More specifically, Apple does not and never has allowed GPLv3 code into the building. They're not stripping out GPLv3 code, they're staying with old versions of projects that switched to GPLv3 until a permissively licensed replacement is finished. This is not a strategy exclusive to Apple - a lot of companies were unhappy with GPLv2 and now find GPLv3 quite scary. We've had quite a few companies start to contribute to FreeBSD and related projects as a result of GPLv3.

Re:Corporate donors (1)

manu0601 (2221348) | about 10 months ago | (#45445901)

They borrowed from NetBSD and OpenBSD too. Depending on the OS X version, you find more RCS strings from one or the other. X.4 had more from NetBSD than the others, for instance.

Re:Corporate donors (0)

sabri (584428) | about 10 months ago | (#45445909)

FreeBSD provided some of the key underpinnings to Mac OS X and iOS.

Not to mention JUNOS, the operating system running on Juniper Networks routers. The JUNOS kernel is based on FreeBSD.

Anyone using Facebook, Twitter, AT&T, Verizon (I can go on for about an hour) will have their packets routed through a box runing JUNOS.

Come on Kevin [juniper.net] , I'm sure you can donate a bit...

Re:Corporate donors (1)

David_W (35680) | about 10 months ago | (#45446607)

They were "silver" sponsors last year. Just wait, I suspect they'll pitch in before the campaign is up.

Re:Corporate donors (1)

Billly Gates (198444) | about 10 months ago | (#45446951)

I believe Cisco iOS (not apple's) is made from BSD Unix (4.4 tapes from Berkely) or was over a decade ago. I do not know if it still is but BSD is really good at packets.

BSD Unix 4.2 invented TCP/IP and the modern internet from arpanet so it is not surprising. :-)

I guess working with tiny tiny machines compared to today you needed no bloat and very efficient mathmatical data algorithms and structures made by people at Berkely writting master theises papers rather than volunteers growing it in Linux as a weekend project.

Re:Corporate donors (0)

Anonymous Coward | about 10 months ago | (#45447419)

> BSD Unix 4.2 invented TCP/IP and the modern internet from arpanet so it is not surprising. :-)

Lay down the crack pipe, bro. BSD was a pioneer in implementing and integrating the TCP/IP stack but it didn't invent any of it. Read some more about the history and the work in IETF.

(As an aside, any sane notion of "modern Internet" would have to include WWW with its European DNA.)

Re:Corporate donors (1)

TheRaven64 (641858) | about 10 months ago | (#45447479)

Juniper was a silver sponsor last year, but that doesn't tell the entire story. They've also been upstreaming a lot of the JUNOS code over the last couple of years. Most recently, they've started to push their code signing infrastructure (built on top of the MAC framework that was financed by Apple) to FreeBSD. The code is still under review, but should be landing quite soon. They've also spent quite a bit of manpower on some really tedious things, like improving the FreeBSD build process, which makes lots of developers happy but no one wants to do.

Re:Corporate donors (-1)

Anonymous Coward | about 10 months ago | (#45445965)

who do you think did the lion's share of the work on LLVM? BSD wouldn't even have a BSD licensed compiler if it wasn't for Apple. Kiss dicks, nerd.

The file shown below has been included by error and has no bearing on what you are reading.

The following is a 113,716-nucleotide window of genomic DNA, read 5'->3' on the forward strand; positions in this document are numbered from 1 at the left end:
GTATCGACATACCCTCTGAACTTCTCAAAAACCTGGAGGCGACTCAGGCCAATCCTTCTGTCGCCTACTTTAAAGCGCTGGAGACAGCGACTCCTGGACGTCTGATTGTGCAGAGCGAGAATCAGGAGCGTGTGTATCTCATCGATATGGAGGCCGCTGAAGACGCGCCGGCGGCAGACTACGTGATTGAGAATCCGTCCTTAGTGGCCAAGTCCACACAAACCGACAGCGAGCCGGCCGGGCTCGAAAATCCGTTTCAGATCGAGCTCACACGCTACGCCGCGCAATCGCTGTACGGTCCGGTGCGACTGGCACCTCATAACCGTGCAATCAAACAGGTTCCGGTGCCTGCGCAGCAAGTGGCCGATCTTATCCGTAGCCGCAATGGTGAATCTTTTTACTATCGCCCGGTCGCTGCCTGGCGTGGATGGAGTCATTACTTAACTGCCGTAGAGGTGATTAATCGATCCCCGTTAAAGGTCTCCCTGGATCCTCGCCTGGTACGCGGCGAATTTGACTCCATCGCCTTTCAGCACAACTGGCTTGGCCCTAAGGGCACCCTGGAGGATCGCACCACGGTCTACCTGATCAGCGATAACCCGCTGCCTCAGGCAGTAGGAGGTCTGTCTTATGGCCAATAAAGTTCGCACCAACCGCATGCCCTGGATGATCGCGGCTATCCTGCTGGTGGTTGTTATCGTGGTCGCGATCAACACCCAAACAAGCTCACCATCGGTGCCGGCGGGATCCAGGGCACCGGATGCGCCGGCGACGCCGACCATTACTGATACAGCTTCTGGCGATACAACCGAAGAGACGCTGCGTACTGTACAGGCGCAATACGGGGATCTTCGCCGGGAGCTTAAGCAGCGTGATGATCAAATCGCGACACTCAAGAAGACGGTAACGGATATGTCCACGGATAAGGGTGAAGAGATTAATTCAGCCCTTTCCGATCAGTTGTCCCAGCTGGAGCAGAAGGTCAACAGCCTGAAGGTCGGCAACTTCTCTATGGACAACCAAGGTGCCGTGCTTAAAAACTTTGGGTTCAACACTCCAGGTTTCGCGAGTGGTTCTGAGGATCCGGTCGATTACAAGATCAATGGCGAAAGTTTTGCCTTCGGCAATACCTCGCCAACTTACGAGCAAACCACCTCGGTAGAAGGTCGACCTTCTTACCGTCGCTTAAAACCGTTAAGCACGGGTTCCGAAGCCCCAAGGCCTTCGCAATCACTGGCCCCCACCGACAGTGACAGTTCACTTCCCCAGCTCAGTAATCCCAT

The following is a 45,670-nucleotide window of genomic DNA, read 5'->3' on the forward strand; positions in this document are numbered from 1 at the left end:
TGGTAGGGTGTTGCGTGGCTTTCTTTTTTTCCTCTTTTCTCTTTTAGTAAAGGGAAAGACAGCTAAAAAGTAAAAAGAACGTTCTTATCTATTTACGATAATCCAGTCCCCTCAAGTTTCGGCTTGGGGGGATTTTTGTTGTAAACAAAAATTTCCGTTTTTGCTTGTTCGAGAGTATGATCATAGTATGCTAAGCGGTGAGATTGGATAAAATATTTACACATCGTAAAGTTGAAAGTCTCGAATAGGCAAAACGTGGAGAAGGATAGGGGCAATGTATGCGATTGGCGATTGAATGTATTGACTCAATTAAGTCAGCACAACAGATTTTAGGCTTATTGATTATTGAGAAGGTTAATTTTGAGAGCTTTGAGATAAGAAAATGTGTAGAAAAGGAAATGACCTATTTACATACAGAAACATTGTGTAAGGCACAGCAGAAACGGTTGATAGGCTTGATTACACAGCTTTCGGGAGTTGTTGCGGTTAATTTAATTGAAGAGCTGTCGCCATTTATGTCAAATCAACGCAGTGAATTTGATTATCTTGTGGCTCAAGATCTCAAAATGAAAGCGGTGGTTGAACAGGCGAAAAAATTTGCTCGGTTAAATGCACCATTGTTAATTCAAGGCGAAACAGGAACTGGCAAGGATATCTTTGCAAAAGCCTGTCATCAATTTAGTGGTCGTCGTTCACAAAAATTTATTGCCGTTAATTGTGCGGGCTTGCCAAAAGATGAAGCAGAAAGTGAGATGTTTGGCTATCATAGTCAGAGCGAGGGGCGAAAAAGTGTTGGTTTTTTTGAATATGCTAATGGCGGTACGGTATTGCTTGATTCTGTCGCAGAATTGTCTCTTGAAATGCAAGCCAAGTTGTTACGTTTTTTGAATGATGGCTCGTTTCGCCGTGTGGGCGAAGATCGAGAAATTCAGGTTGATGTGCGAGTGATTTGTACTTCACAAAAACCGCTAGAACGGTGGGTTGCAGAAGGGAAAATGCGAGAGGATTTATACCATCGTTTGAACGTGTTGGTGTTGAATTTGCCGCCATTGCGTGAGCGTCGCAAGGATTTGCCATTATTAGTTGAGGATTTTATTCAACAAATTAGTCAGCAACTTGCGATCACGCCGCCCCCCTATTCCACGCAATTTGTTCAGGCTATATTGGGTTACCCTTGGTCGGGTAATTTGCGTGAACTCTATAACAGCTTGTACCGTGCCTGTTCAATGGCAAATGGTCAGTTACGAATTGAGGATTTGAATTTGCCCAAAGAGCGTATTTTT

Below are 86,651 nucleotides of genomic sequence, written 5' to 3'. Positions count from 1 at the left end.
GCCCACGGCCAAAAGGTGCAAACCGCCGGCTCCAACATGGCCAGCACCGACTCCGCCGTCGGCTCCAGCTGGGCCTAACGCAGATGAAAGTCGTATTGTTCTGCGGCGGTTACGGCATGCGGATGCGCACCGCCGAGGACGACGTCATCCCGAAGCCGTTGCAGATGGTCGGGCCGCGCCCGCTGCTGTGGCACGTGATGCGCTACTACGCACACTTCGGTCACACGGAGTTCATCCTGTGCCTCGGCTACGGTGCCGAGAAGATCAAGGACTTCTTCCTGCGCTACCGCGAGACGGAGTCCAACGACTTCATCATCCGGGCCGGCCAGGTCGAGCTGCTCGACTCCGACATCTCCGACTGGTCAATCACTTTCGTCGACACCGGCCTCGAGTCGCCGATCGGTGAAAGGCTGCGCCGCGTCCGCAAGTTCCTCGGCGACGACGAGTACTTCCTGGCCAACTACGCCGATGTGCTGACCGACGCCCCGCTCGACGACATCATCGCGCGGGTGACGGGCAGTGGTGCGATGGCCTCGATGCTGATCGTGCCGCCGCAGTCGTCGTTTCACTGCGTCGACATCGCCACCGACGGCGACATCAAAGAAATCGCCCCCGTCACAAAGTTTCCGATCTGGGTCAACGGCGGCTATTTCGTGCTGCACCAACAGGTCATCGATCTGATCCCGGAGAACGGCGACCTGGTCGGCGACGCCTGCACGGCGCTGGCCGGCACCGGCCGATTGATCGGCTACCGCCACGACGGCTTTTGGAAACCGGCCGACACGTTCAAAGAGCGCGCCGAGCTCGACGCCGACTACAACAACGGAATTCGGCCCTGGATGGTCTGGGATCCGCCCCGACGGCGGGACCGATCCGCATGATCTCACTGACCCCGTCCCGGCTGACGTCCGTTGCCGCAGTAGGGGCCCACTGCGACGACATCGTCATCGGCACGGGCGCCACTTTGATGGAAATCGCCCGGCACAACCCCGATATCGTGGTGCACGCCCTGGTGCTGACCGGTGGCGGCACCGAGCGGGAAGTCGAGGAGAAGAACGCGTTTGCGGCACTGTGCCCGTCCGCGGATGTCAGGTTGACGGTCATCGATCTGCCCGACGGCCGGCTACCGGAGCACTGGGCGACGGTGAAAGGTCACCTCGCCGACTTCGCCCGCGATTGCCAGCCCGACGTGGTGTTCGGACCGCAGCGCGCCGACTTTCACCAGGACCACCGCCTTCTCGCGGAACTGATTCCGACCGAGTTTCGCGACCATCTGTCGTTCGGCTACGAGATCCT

Re:Corporate donors (1)

Mr Z (6791) | about 10 months ago | (#45446059)

LLVM started outside of Apple. Apple hired some key LLVM developers, and put several of their own on it too. They've kept it public because enough people outside Apple are still contributing, and sure, that's great. So far everyone benefits. If Apple decided to stop publishing their LLVM updates and took it private, FreeBSD would have to fork it or move to another compiler.

But none of that is specific to FreeBSD, and none of those fund core FreeBSD development (which could happen just as easily with GCC or another compiler if LLVM were unavailable). Your point, again?

Re:Corporate donors (1)

TheRaven64 (641858) | about 10 months ago | (#45447485)

LLVM started as a university project. It wasn't until after Apple hired Chris Lattner and shipped a GLSL stack that other people started contributing in significant amounts. Chris offered LLVM to the FSF before Apple hired him, but they didn't want it. Clang (the C/C++/Objective-C front end, which is the bit most people think of as LLVM) was created in-house at Apple and open sourced, as was libc++. Now, there are about as many Google employees working on LLVM and Clang and a lot of people from elsewhere, so if Apple decided to take their ball and go home we'd still have an actively developed UIUC-licensed compiler.

But if you want to look at other work Apple has financed, take a look at the MAC framework in FreeBSD. There are a few other examples, but that's a nice big subsystem that was entirely developed with funding from Apple.

Re:Corporate donors (0)

Anonymous Coward | about 10 months ago | (#45446757)

Kiss dicks? What, the one in your skinny jeans?

Re:Corporate donors (0)

Anonymous Coward | about 10 months ago | (#45446043)

I don't know for sure, but I'm not thinking of anyone but Apple that could afford to be the $250,000+ "Anonymous Donor" in 2012 and the $100,000+ "Anonymous Donor" in 2011. Apple is giving back code too, but only the parts they don't consider to be a strategic advantage.

Re:Corporate donors (1)

Allan Jude (3433497) | about 10 months ago | (#45446467)

And the PlayStation4 is full of FreeBSD.

Stop and consider... (3, Interesting)